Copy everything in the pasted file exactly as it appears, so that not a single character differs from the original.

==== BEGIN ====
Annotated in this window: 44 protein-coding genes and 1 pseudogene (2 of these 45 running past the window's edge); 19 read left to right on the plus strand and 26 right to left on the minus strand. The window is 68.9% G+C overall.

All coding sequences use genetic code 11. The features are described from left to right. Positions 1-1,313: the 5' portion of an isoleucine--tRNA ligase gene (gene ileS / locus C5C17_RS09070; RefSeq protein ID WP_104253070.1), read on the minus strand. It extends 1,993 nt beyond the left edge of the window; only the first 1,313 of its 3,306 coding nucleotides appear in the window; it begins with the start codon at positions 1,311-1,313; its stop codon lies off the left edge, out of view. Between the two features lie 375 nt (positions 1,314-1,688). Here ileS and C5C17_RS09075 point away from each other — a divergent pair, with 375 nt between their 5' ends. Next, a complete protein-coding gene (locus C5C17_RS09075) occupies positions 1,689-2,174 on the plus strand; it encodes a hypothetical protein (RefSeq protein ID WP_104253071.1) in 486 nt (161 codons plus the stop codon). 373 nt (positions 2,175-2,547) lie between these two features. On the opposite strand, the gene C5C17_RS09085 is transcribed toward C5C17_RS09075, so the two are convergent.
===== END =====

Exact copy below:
Annotated in this window: 44 protein-coding genes and 1 pseudogene (2 of these 45 running past the window's edge); 19 read left to right on the plus strand and 26 right to left on the minus strand. The window is 68.9% G+C overall.

All coding sequences use genetic code 11. The features are described from left to right. Positions 1-1,313: the 5' portion of an isoleucine--tRNA ligase gene (gene ileS / locus C5C17_RS09070; RefSeq protein ID WP_104253070.1), read on the minus strand. It extends 1,993 nt beyond the left edge of the window; only the first 1,313 of its 3,306 coding nucleotides appear in the window; it begins with the start codon at positions 1,311-1,313; its stop codon lies off the left edge, out of view. Between the two features lie 375 nt (positions 1,314-1,688). Here ileS and C5C17_RS09075 point away from each other — a divergent pair, with 375 nt between their 5' ends. Next, a complete protein-coding gene (locus C5C17_RS09075) occupies positions 1,689-2,174 on the plus strand; it encodes a hypothetical protein (RefSeq protein ID WP_104253071.1) in 486 nt (161 codons plus the stop codon). 373 nt (positions 2,175-2,547) lie between these two features. On the opposite strand, the gene C5C17_RS09085 is transcribed toward C5C17_RS09075, so the two are convergent.